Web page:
A strike here has idled Maremont Corp., the nation's only manufacturer of machine guns and a major supplier of military hardware and auto parts.

The 850 members of the Amalgamated Clothing and Textile Workers walked out when three months of bargaining failed to reach an agreement. Despite a week of talks with federal mediators, union and company officials say the two sides are still far apart on wages, insurance, pension plans and other issues.

Maremont is under contract with the Defense Department to build the 50-caliber M-2 machine gun. The firm was awarded $13 million last July to build a few of the guns, but Maremont officials say the contract could total $100 million over the next five years.

Paul Scholfield, industrial relations manager for Maremont New England, says, "The company is offering a 29 percent increase, that's including pay and fringe benefits over the next three years." He says workers at the plant earn an average hourly wage, "including incentive pay for piece work" of $4.52.

The union's chief negotiator, Denis Blais, says Maremont has unfairly compared wages with those earned by local textile workers. Blais says Maremont workers should earn wages comparable to Portland area machine shop and tool workers.

The company and union reportedly are separated by 35 cents per hour for the first contract year and 25 cents during the second year. Maremont is seeking a third year for the contract but the union is not.

A spokesman for the U.S. Army Armament Readiness Command says most of the M-2s Maremont makes "are for foreign sale. They build many different kinds of weapon parts as well as machine guns. The strike shouldn't be a big problem." He had to comment on the Army's position on delayed delivery of weapons. Maremont continues to build parts for the Vietnam-war-era M-60 machine gun.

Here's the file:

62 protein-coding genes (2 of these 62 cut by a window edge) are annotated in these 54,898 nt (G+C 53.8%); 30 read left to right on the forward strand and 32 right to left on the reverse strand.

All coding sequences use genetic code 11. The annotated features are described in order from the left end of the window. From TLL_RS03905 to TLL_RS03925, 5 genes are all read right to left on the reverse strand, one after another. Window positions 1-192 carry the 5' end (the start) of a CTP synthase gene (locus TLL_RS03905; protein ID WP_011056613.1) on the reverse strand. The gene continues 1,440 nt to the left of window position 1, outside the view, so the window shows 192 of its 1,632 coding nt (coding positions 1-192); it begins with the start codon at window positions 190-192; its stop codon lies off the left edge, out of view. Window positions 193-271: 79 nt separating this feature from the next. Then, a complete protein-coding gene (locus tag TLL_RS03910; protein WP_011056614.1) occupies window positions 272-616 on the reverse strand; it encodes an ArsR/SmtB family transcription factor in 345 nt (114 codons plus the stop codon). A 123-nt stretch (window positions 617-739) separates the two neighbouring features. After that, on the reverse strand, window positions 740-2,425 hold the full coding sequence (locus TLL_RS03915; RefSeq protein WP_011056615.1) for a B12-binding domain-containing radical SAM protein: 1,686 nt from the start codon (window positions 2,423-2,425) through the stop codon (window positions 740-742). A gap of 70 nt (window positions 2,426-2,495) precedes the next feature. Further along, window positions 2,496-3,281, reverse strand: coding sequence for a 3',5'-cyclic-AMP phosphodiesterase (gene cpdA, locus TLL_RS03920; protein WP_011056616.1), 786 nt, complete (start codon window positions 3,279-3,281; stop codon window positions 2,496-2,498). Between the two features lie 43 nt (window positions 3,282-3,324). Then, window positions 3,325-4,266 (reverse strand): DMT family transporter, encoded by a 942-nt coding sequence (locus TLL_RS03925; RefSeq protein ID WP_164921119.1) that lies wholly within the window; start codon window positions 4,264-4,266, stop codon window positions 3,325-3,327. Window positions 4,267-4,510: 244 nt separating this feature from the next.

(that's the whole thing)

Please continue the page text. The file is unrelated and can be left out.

Maremont's Scholfield adds, "The government would consider a strike a reasonable explanation for delayed production and failure to meet contracts."

Union negotiator Blais adds, "They won't give us a cost-of-living clause. They want long-term contracts so they can do planning for bids, but we can't count on cost-of-living increases."

He says the union settled on a three-year contract during the last negotiating session. "We got stuck with a three-year contract and we just never caught up. We had only a 5 percent annual increase. Our people don't want that to happen again. Even with a two-year contract we want a cost-of-living increase."

Maremont is the area's largest manufacturer employing about 1,000. Besides weaponry, the company makes a line of auto parts ranging from mufflers and shock absorbers to alternators.

The company holds contracts to produce exhaust systems for a Volkswagon, MacPhersen struts and alternators, original equipment shock absorbers for Ford Motor Co., and private label auto parts for J.C. Penney and Sears. Maremont's sales totaled more than $250 million in 1977.